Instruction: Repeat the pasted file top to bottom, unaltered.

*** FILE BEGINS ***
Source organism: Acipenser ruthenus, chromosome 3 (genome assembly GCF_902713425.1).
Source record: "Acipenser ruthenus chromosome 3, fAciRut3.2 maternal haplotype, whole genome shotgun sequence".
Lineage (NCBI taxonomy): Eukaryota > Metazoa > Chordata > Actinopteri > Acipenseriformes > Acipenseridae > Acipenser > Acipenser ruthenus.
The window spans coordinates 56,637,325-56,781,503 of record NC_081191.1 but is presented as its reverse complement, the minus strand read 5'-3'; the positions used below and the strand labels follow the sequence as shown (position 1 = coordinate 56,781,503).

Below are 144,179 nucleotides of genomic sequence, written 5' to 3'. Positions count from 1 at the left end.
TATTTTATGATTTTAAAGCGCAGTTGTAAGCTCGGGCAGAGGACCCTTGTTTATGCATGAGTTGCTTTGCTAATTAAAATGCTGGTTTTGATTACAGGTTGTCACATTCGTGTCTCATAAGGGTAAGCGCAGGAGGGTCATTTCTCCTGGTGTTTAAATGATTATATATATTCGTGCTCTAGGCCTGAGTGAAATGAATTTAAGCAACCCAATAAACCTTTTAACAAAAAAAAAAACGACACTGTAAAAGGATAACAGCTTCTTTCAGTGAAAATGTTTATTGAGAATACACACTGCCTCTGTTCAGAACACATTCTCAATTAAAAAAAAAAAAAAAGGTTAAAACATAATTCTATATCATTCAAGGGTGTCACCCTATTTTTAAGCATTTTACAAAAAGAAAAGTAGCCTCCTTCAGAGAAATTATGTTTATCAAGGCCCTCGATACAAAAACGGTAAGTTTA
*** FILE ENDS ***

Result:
Source organism: Acipenser ruthenus, chromosome 3 (genome assembly GCF_902713425.1).
Source record: "Acipenser ruthenus chromosome 3, fAciRut3.2 maternal haplotype, whole genome shotgun sequence".
Lineage (NCBI taxonomy): Eukaryota > Metazoa > Chordata > Actinopteri > Acipenseriformes > Acipenseridae > Acipenser > Acipenser ruthenus.
The window spans coordinates 56,637,325-56,781,503 of record NC_081191.1 but is presented as its reverse complement, the minus strand read 5'-3'; the positions used below and the strand labels follow the sequence as shown (position 1 = coordinate 56,781,503).

Below are 144,179 nucleotides of genomic sequence, written 5' to 3'. Positions count from 1 at the left end.
TATTTTATGATTTTAAAGCGCAGTTGTAAGCTCGGGCAGAGGACCCTTGTTTATGCATGAGTTGCTTTGCTAATTAAAATGCTGGTTTTGATTACAGGTTGTCACATTCGTGTCTCATAAGGGTAAGCGCAGGAGGGTCATTTCTCCTGGTGTTTAAATGATTATATATATTCGTGCTCTAGGCCTGAGTGAAATGAATTTAAGCAACCCAATAAACCTTTTAACAAAAAAAAAAACGACACTGTAAAAGGATAACAGCTTCTTTCAGTGAAAATGTTTATTGAGAATACACACTGCCTCTGTTCAGAACACATTCTCAATTAAAAAAAAAAAAAAAGGTTAAAACATAATTCTATATCATTCAAGGGTGTCACCCTATTTTTAAGCATTTTACAAAAAGAAAAGTAGCCTCCTTCAGAGAAATTATGTTTATCAAGGCCCTCGATACAAAAACGGTAAGTTTA